Here are the only photos I have of the apartment.
We viewed a lot of them. There was always a huge crowd. The showings are usually short, about a half hour. So each time slot came with twenty people waiting outside the door and crowding in together...
I felt uncomfortable snapping away when people still live in the places and I was surrounded by other people who were viewing the property.

Basically Stockholm apartments are divided by how far they are out on the subway lines.
Not just on a city line, but if they are on a 'good' subway line.
Being on a subway line and not a 'commuter train' or a bus.
Bathtubs, shower stalls are rare. Mostly a corner of the bathroom has a shower head and it is just sort of curtained off.
Balconies are the number one feature people want. So the quality and size of the balcony is very important.
Charm as in marble, inner city ambiance, older windows, beams are very, very expensive. Many of the inner city apartments are very small.
So all in all, we had very few compromises with this apartment. We are ten stops out, but on a good line. With a flat walk to our apartment from the station.
We have a tub, a small second room (read guest room and office). The bedroom is small BUT we have a tiny enclosed sun room or enclosed balcony at the front AND what can only be called a terrace- larger than a balcony. Large enough to fit many Derby girls on a nice summers day.

I will keep posting updates here.
I will giddy with tasks and the amount that needs to be done!

Tuesday, November 8, 2011

What comes after 'All Saints' day? 'All Souls' day

Sweden has just had a long weekend, with businesses and government offices closing up early on Friday. Many staying closed through Monday morning.

Saturday was 'All Souls' day, where graves are spruced up, new plants are planted, wreaths are laid out. The most common activity is to leave out a lit candle.
Now that so many people live in Stockholm but come from other parts of Sweden, common areas in the cemeteries are being open to any person who can not make it back to where their loved one is buried. So, thousands upon thousands of candles get massed together.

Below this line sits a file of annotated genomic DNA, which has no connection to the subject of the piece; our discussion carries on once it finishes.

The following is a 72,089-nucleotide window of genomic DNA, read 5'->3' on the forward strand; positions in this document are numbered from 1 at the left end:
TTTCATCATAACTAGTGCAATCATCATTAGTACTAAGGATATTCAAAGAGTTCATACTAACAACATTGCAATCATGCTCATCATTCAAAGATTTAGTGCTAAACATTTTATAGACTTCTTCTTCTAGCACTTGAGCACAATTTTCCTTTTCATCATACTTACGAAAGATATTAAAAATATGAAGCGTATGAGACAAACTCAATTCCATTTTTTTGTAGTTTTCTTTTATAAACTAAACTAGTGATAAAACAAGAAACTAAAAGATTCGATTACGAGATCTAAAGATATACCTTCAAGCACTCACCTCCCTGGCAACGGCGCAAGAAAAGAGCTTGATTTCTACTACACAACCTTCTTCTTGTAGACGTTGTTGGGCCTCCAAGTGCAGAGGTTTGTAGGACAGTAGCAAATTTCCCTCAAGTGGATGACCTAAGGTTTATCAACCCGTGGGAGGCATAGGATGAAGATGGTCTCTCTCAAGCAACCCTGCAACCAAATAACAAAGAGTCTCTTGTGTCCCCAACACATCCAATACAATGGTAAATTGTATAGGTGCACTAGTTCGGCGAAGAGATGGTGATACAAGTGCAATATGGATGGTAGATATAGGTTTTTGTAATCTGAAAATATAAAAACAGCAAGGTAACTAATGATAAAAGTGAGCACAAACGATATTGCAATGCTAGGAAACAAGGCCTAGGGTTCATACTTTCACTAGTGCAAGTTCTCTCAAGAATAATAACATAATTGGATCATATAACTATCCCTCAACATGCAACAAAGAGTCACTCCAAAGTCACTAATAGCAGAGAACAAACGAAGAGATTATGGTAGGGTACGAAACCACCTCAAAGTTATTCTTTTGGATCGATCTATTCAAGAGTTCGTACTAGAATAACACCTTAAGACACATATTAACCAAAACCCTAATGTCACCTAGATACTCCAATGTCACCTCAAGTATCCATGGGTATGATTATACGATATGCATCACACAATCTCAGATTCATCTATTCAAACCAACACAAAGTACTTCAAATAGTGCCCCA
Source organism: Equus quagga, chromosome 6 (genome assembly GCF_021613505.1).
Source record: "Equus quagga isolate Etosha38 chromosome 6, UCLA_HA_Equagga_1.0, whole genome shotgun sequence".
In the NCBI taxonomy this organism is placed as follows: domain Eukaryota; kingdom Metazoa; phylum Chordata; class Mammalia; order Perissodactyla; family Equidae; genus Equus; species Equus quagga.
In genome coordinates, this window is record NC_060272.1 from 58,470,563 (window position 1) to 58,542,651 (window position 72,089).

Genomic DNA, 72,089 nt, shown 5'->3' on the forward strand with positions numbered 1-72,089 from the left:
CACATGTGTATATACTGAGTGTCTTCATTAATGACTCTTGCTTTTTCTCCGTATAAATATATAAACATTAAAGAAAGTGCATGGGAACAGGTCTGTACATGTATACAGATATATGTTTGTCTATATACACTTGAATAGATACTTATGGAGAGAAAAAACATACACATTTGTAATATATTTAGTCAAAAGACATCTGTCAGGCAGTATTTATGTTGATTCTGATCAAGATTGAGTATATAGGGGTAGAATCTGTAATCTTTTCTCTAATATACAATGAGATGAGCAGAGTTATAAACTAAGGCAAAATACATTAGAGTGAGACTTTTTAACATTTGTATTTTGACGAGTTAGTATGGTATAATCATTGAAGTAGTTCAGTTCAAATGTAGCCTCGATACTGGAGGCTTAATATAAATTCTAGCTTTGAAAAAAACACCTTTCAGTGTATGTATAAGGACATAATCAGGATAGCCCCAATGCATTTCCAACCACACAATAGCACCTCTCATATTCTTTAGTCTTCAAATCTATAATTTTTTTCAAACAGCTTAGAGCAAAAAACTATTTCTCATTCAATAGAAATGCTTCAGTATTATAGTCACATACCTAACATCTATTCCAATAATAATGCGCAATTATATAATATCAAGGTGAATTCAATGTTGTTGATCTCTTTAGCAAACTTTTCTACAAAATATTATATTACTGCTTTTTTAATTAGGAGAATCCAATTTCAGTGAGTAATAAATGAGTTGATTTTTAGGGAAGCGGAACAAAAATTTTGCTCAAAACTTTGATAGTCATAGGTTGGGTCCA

I have been here on All Souls day before but I have only gone to older, small church yards where maybe a few hundred candles were massed together. But this year, as you may have read, I learned about Skogskyrkogården, which is about 250 acres of forest with graves set back into the forested area. The walking lanes were lined with candles and wreathes. Candles were massed on the tops of serenity areas, and areas where ashes are scattered. Some people ringed the trees off the pathways. Then beyond the mayhem of brightly lit areas, there were the graves that lie throughout the forest, this area was lit up subtly, but in a regular fashion so that there was a sense of wonder to the scene.
I, thought of fairy tales, fireflies, or a movie set.
But I am shallow like that.
The sight of thousands and thousands of candles is hard to describe.
We went in the crowded front entrance with hundreds of other people, but we left through a lesser used corner of the cemetery. We walked for over a half hour though the mist with the candles to light our way.

I could not capture the sight well with an iPhone.

I had scrimmaging with Team Sweden during the day, then the cemetery in the evening, followed by a nice, loud, fundraising party for Team Sweden.